I've come across the following dialogue:




An unofficial, but to my mind high-quality translation offered something like

"That's rare for a bath-lover like you."

for the last the line, and going by context, that's the only right translation I can think of.

However, going by grammar, wouldn't it translate to

"Bath-lovers are rare."


Of course, this statement feels out of place and is also not true (there are plenty of bath-lovers).

My Japanese friend translated it to

"You are rare."

claiming that お風呂好き would directly refer to シグナム.

He interprets が properly (as a subject marker), but it sounds even more wrong.

Assuming that the unofficial translation I provided first is correct, why is が used, rather than something like にとって? Wouldn't you normally use にとって to express those kinda things?


1 Answer 1



"A" is an abbreviated expression from "B".
In this case, the substantial contents of the phrase itself is omitted. This kind of abbreviation is frequently used in daily conversations like:

1-1 あなたのようなお風呂{ふろ}嫌{ぎら}いが珍{めずら}しいね。
2-1 お風呂嫌いが珍しいね。
3-1 勉強{べんきょう}嫌いが珍しいね。
4-1 お肉{にく}好{ず}きが変{へん}だね or お肉好きがおかしいね。

These abbreviated expressions correspond respectively to the following perfect expressions like:

2-1 あなたのようなお風呂嫌いがお風呂に入るのは珍しいね。
It is unusual for a person who dislikes a bath like you, to take a bath.
2-2 同上{どうじょう} Same as above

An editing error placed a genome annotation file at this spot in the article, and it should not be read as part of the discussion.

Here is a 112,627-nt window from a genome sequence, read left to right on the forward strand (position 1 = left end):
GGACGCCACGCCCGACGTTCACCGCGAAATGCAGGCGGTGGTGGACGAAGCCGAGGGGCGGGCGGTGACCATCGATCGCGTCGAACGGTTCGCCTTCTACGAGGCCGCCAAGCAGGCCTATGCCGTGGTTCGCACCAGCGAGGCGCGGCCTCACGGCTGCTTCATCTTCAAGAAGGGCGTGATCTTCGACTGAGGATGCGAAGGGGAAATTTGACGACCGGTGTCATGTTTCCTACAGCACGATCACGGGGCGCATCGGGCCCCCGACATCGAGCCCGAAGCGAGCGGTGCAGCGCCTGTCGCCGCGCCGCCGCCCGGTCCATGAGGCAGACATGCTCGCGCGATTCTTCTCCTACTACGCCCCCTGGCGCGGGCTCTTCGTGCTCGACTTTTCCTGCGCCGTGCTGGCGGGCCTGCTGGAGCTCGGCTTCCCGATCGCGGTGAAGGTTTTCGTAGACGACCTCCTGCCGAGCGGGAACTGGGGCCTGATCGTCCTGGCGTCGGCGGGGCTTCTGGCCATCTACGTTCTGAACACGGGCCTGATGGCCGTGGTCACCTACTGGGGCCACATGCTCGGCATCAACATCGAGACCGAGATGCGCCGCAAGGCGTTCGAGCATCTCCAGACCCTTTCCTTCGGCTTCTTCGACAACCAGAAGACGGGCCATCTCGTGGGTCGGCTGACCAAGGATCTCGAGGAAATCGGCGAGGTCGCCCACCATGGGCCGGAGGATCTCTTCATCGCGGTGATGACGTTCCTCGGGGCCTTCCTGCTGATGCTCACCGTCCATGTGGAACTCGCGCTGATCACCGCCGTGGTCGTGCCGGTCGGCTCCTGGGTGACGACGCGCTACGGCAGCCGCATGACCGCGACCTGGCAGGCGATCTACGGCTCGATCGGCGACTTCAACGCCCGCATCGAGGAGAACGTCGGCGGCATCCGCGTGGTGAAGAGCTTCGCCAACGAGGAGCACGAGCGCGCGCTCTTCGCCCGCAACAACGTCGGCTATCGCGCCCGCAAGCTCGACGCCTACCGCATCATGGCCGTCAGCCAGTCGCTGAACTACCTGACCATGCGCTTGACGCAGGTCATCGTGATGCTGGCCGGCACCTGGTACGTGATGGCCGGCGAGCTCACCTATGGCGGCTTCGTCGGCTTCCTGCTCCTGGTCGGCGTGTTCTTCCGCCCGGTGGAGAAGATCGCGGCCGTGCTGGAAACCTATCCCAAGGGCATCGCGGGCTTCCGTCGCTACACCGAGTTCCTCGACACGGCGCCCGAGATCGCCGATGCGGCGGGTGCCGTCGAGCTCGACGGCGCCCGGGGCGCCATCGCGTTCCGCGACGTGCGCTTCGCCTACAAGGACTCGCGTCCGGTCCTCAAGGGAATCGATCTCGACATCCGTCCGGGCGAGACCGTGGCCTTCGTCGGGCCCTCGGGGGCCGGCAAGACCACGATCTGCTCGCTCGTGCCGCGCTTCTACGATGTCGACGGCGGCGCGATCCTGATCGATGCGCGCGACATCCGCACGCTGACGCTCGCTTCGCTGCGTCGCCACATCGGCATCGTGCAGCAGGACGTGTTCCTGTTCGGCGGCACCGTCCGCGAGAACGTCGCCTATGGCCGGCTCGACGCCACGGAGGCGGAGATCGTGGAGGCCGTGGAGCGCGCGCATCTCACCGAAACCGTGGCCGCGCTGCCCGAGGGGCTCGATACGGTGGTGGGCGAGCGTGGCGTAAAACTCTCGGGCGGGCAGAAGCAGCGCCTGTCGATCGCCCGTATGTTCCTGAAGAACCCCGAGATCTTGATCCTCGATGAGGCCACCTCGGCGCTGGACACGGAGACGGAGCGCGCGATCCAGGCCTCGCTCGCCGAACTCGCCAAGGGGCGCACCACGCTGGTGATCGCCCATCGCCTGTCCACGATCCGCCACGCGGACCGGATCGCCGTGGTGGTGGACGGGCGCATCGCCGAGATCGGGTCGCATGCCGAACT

3-2 あなたのような勉強嫌いが(今日{きょう}に限{かぎ}って一所{いっしょ}懸命{けんめい}勉強するというのは珍しいね。
It is unusual for you, who usually don't study, to study (hard only for today).
4-2 あなたのようなお肉好きが(今日に限ってお肉を残{のこ}すのは変だね/おかしいね。
It is strange for a meat-lover like you to leave the meat behind (only for today).

These abbreviated expressions are used more than perfect ones in everyday conversation, and the latter ones are taken even verbose.

After these study, I could say only C is correct but the rest are incorrect among the following attempts shown in your question.

C: "That's rare for a bath-lover like you."
D: "Bath-lovers are rare."
E: "You are rare."

I feel sympathy for non-native people studying Japanese, because in addition to frequent abbreviations of subjects in Japanese, there are omissions of such an important part in a sentence like this case.

  • Thank you so much for the detailed explanation! I never thought you could omit the topic even if it's a whole sentence. I'll keep it in mind :)
    – user22701
    Commented Jun 25, 2017 at 12:59

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